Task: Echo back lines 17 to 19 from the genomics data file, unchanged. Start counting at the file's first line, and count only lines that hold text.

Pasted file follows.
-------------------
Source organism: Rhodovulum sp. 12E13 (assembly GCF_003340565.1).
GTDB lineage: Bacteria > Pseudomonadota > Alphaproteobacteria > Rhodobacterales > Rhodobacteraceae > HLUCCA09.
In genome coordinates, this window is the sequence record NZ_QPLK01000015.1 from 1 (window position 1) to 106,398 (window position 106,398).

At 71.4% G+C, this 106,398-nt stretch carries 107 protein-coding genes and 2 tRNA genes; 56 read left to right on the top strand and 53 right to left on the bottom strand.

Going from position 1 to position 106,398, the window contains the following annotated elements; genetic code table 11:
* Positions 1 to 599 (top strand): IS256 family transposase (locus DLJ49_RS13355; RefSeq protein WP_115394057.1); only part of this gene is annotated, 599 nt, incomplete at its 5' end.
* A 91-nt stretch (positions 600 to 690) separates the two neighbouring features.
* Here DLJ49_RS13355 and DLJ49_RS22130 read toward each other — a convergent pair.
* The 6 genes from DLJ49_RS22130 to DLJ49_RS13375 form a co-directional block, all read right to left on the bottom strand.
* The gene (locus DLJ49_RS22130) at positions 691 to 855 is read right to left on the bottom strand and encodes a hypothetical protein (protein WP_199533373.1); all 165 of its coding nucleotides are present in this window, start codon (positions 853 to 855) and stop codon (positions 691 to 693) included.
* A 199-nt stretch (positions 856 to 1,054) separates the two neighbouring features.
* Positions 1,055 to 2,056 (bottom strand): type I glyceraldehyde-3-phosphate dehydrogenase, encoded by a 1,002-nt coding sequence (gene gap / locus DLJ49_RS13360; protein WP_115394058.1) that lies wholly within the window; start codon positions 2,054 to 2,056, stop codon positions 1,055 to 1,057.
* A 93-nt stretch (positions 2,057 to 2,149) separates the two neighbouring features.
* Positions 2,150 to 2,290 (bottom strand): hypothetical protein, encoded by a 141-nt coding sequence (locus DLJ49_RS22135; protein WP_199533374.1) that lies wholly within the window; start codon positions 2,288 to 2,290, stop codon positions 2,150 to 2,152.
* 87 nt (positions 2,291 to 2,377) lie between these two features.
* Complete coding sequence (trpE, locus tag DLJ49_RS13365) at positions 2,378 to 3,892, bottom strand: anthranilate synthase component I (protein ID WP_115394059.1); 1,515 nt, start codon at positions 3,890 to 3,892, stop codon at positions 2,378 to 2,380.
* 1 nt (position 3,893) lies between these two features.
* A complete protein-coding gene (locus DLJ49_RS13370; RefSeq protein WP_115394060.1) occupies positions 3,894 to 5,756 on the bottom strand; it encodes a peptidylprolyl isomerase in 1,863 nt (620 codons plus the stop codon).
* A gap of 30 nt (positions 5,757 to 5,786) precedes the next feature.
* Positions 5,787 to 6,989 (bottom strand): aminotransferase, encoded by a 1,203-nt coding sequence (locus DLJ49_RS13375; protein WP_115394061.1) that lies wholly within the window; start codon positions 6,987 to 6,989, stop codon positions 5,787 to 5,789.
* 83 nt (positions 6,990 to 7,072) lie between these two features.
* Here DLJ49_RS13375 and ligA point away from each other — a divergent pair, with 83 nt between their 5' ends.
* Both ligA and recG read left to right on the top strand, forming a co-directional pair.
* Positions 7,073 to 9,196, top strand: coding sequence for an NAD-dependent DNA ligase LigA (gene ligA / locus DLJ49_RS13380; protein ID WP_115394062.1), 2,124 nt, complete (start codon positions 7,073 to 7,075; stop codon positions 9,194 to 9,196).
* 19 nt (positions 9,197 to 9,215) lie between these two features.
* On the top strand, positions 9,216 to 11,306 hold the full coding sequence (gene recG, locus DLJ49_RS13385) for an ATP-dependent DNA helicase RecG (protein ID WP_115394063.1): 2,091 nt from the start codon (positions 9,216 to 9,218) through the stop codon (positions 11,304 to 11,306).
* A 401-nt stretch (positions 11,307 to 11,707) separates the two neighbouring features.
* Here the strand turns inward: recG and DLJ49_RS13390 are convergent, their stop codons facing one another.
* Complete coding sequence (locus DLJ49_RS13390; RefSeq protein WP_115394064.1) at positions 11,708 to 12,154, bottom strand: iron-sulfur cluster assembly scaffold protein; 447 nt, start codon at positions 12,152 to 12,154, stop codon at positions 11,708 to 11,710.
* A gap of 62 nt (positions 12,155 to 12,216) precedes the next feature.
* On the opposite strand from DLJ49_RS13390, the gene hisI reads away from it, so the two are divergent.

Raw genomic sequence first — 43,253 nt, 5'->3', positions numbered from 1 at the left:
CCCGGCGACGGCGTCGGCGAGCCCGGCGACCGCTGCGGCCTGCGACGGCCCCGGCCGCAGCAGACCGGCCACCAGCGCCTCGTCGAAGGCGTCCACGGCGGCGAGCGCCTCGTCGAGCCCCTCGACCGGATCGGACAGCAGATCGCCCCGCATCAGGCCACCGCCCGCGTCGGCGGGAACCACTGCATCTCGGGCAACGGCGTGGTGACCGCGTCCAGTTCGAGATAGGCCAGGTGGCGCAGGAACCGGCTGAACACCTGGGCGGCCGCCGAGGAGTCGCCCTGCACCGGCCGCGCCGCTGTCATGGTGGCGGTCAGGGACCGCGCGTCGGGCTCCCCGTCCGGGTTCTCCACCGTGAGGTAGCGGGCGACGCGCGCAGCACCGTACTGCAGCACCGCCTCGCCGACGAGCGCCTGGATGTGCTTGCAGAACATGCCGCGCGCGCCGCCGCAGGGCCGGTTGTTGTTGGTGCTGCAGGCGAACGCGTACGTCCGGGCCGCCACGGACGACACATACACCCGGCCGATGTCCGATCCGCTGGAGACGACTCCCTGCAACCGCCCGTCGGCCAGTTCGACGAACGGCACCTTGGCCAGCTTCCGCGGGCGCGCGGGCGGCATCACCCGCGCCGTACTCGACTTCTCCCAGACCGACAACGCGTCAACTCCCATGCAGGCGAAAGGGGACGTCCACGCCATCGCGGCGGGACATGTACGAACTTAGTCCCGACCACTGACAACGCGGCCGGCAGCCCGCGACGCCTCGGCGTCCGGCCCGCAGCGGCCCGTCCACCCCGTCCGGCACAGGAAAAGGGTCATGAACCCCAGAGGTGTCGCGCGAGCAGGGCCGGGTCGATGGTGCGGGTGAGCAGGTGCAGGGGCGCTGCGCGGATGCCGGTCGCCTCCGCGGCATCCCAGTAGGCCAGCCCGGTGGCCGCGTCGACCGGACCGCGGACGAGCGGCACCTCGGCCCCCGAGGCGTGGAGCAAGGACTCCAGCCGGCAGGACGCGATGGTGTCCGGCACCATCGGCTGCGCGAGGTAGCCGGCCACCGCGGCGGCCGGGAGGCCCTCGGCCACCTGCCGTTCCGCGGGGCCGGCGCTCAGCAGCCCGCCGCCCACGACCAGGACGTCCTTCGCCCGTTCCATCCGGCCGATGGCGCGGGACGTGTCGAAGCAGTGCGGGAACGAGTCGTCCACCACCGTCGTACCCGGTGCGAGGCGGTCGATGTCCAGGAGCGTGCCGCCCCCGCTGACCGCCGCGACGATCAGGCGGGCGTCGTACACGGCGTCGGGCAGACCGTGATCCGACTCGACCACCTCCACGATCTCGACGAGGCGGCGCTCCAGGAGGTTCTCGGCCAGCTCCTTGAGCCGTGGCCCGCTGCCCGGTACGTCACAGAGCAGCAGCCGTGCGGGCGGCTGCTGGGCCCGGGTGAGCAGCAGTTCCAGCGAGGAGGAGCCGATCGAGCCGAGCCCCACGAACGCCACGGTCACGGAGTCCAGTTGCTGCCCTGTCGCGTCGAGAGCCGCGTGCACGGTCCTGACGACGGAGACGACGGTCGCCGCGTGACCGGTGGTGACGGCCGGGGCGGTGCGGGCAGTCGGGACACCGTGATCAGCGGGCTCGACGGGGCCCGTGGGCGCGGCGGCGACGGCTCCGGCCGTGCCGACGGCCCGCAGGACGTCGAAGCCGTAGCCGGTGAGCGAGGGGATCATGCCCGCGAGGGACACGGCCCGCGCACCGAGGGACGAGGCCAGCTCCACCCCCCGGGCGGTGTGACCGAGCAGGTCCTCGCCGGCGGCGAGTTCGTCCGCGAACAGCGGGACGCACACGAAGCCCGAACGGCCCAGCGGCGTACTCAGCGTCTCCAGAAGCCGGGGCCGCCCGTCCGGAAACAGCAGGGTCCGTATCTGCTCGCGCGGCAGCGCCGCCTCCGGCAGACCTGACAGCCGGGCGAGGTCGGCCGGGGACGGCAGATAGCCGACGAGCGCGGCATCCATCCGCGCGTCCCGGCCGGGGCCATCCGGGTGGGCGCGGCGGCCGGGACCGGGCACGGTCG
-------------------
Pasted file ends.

* 1 nt (position 3,893) lies between these two features.
* A complete protein-coding gene (locus DLJ49_RS13370; RefSeq protein WP_115394060.1) occupies positions 3,894 to 5,756 on the bottom strand; it encodes a peptidylprolyl isomerase in 1,863 nt (620 codons plus the stop codon).
* A gap of 30 nt (positions 5,757 to 5,786) precedes the next feature.